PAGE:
I presume that most students of theology are familiar with Helmut Thielicke’s wonderful book A Little Exercise for Young Theologians (Eerdmans, 1962). For those unfamiliar with it, Thielicke’s booklet-size volume (a mere 41 pages)  is, according to the introduction, an opening lecture presented to beginning theology students concerning the importance and dangers of theological studies. Thielicke’s audience is of course confessional, so his remarks about both topics are driven by an overt concern for the intellectual and spiritual development of his students, namely the difficulty of navigating the risking terrain of growing in one’s intellect without growing (quite as fast) in one’s faith (esp., wisdom and humility). As he remarks in one particularly memorable sound bite,

There is a hiatus between the arena of the young theologian’s actual spiritual growth and what he already knows intellectually about this arena. So to speak, he has been fitted, like a country boy, with breeches that are too big, into which he must still grow up in the same way that one who is to be confirmed must also still grow into the long trousers of the Catechism. Meanwhile, they hang loosely around his body, and this ludicrous sight of course is not beautiful.

Thielicke also touches on (among other things) anti-intellectualism, the seduction of conceit, and warns students about too quickly taking the pulpit.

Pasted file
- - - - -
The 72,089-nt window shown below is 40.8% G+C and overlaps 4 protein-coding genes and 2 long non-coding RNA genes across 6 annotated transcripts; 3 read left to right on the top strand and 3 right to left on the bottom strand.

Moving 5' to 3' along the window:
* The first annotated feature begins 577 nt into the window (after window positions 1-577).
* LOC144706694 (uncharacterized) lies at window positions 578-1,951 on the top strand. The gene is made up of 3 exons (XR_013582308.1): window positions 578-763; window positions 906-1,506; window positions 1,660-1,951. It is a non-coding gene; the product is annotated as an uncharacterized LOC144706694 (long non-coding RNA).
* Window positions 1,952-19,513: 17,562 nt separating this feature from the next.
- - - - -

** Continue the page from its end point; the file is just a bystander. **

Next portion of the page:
I myself first encountered Thielicke’s book during my first semester of seminary and was struck then by how often I felt that the author was speaking directly to me; indeed, I feel the same way even today! At the time, I had already completed an undergraduate degree in Bible and Theology and could hardly believe that someone had written such an insightful and engaging book to warn me about the spiritual pitfalls I would (and did) face four years earlier when I embarked on my theological education. If only I had read Thielicke as an undergrad! Due to my earlier struggles, together with my suspicion that my own students face similar difficulties now, I have just this semester begun to assign Thielicke in my hermeneutics course. (I suppose this isn’t the most appropriate setting in which to have them read the book, but those are typically my youngest students and thus my best audience for the assignment). Well, they have just finished reading it, and I am thrilled to report that they really enjoyed and were challenged by it. Many even noted in the reviews they wrote that they wished they had read Thielicke last year (their freshman year) and that the book should perhaps be required of all first-year students to read, alongside of course the college Student Life Guide! Anyway, I thought I’d pass on their positive report and encourage all, who don’t already, to consider assigning Thielicke somewhere in their curriculum.